While the speaker seems to sympathise with the philosophical position of nihilism in the poem’s rst part, the second stanza eventually suggests that the poem ‘The Pigeon’s Ru ’, which is discernible on the half-burned page that has fallen onto the slain woman, was once quoted to the latter by her lover. Thus, the relationship between literature and humanity is likened to a romantic relationship. The lover (i.e. the speaker in ‘The Pigeon’s Ru ’) in turn, via simile, likens his loyalty by his beloved’s side to the endurance of stars in the night sky: ‘“And as I leave – if I leave – / I move slowly like the high stars / xed in slowness”’ (l. 16–18). Here, by imbuing literature with the characteristics of stars, Mikhail’s poem ultimately posits that, akin to stars that continue to shine for thousands of years after they have burned out, literary texts will remain potent repositories of ideas and continue to provide moral guidance for humanity10 long after their material manifestations (books, for instance) have perished. Mikhail further emphasises this longevity of literature by quoting from Moorish intellectual al-Andalusi’spoem‘ThePigeon’sRu ’,pennedin1022CE,whichwastransmittedtoposterity despite the Christian reconquista of Andalusia.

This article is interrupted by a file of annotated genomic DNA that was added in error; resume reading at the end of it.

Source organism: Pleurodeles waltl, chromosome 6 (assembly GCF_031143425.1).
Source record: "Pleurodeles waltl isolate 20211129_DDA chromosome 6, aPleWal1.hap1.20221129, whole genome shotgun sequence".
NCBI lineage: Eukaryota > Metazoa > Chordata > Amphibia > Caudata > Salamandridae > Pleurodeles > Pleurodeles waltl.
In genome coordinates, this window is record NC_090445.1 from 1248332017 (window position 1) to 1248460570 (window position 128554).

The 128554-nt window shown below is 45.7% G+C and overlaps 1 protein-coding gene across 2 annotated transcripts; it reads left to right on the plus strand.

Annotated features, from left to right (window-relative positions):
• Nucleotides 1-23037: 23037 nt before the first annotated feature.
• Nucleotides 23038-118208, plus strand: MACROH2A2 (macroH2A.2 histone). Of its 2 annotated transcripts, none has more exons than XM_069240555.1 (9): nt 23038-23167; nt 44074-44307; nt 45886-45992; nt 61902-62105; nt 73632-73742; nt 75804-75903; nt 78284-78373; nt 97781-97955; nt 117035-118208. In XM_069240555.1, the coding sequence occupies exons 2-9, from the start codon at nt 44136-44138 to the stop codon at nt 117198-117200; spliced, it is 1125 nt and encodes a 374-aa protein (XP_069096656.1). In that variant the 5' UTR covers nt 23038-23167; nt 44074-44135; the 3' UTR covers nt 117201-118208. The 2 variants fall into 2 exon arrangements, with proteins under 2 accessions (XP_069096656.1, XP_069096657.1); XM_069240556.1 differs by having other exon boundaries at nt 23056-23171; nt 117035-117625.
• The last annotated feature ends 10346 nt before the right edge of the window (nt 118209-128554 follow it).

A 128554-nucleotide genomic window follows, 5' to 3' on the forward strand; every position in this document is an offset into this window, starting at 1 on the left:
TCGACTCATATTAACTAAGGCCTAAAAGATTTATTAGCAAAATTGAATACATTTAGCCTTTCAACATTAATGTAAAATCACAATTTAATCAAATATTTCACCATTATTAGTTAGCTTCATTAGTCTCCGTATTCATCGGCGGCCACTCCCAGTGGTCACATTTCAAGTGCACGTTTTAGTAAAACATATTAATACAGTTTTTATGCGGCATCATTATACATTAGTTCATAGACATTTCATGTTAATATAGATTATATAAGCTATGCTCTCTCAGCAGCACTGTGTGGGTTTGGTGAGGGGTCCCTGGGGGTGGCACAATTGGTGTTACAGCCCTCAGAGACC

The ubiquity of death and the impossibility of art: Sinan Antoon’s novel The Corpse Washer
Sinan Antoon’s11 novel The Corpse Washer (2013) addresses various in ections of life and death in occupied Iraq. It relates the story of Jawad, the autodiegetic narrator, who is artis- tically talented and refuses to follow in his father’s professional footsteps as a corpse washer.